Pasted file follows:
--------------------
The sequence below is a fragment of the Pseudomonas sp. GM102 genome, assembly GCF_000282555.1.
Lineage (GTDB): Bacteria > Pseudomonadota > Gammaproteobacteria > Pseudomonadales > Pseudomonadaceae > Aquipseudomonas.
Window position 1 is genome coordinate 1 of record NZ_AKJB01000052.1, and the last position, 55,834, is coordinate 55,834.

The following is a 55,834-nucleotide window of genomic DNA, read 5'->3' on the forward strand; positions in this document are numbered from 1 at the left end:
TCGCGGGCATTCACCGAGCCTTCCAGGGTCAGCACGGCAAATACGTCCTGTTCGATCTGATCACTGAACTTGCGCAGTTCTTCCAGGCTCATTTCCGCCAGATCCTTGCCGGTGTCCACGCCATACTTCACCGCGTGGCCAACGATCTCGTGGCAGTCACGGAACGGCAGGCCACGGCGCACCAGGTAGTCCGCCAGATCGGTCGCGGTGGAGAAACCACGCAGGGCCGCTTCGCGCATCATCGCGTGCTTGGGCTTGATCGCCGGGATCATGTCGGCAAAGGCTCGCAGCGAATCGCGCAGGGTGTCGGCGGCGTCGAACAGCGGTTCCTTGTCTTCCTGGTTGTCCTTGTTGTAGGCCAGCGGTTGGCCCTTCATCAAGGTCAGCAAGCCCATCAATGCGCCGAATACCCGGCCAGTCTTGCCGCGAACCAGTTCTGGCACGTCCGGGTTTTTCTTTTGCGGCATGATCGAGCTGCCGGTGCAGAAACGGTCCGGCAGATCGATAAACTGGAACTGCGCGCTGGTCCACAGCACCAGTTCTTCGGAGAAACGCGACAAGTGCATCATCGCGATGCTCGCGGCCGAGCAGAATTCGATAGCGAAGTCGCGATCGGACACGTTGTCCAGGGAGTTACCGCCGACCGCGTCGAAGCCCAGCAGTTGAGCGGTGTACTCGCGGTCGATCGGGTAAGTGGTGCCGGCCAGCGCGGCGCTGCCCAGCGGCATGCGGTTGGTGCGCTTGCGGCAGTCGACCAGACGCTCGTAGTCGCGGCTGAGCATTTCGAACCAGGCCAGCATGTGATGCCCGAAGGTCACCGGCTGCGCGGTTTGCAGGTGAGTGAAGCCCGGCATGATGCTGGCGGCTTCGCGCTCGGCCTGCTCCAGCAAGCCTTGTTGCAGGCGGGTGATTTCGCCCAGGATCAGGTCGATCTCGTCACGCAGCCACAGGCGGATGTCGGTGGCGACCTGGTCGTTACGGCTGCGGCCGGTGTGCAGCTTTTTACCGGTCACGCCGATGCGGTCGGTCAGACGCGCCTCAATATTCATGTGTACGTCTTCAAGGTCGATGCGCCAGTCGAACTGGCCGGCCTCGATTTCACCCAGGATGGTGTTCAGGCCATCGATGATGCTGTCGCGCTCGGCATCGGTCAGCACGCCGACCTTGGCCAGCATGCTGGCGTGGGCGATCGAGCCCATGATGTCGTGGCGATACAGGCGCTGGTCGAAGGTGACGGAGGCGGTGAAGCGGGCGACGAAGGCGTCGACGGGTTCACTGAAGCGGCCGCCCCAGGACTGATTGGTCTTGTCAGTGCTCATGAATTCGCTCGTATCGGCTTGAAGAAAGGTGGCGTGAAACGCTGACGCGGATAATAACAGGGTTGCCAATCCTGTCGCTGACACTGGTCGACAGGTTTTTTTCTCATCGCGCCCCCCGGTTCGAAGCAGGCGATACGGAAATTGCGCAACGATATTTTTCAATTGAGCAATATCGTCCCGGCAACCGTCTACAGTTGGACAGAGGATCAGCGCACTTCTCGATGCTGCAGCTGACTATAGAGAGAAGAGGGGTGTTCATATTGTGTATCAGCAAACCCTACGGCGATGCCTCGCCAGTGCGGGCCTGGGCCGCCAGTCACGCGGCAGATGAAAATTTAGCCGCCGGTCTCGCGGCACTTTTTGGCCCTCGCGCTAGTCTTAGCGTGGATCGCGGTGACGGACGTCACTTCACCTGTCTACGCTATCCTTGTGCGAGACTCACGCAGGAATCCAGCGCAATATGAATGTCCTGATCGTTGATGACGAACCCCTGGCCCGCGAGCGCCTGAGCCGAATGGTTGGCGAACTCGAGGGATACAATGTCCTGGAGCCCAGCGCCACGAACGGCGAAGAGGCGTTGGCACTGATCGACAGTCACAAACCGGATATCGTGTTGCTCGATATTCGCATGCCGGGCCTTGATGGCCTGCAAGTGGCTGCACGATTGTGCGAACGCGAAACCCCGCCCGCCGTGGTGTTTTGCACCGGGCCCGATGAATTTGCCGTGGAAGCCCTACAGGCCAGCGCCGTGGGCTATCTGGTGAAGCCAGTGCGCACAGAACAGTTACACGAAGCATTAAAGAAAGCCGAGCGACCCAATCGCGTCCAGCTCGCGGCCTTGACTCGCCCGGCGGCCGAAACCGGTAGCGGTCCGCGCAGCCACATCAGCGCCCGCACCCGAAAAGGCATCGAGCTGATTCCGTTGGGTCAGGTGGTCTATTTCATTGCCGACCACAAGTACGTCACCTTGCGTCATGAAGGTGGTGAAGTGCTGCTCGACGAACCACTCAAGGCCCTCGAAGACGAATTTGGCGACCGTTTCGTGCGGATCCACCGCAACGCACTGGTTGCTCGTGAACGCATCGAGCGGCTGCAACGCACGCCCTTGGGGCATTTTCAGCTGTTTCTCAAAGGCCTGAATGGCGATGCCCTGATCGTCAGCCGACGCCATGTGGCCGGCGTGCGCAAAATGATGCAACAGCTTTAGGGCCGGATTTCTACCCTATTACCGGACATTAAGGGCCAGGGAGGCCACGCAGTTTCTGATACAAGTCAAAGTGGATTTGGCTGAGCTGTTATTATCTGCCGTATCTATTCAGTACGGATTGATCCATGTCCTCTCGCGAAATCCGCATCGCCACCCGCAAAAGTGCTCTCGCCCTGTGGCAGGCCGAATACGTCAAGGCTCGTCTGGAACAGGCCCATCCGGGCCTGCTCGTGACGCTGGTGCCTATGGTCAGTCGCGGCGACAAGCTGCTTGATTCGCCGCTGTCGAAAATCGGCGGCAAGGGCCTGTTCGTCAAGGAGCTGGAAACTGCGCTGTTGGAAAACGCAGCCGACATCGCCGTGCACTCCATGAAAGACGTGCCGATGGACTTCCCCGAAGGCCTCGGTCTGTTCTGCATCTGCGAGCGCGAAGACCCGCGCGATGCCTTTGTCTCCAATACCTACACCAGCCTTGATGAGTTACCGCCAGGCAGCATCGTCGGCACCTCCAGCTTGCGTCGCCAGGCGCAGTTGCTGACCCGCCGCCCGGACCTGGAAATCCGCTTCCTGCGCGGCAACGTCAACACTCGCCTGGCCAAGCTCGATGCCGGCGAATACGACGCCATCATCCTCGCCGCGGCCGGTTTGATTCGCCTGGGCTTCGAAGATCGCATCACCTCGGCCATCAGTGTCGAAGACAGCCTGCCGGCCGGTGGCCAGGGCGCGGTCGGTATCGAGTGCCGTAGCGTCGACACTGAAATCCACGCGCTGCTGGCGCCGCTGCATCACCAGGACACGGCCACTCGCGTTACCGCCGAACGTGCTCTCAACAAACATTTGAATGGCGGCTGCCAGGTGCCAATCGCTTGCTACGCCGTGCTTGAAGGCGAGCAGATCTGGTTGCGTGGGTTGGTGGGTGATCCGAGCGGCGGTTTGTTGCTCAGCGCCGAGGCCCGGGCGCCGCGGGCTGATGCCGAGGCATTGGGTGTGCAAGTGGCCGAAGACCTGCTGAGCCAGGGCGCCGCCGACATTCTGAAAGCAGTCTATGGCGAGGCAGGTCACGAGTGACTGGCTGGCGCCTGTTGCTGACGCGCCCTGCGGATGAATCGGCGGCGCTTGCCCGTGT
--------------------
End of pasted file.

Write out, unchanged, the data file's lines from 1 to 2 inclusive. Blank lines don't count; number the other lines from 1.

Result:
The sequence below is a fragment of the Pseudomonas sp. GM102 genome, assembly GCF_000282555.1.
Lineage (GTDB): Bacteria > Pseudomonadota > Gammaproteobacteria > Pseudomonadales > Pseudomonadaceae > Aquipseudomonas.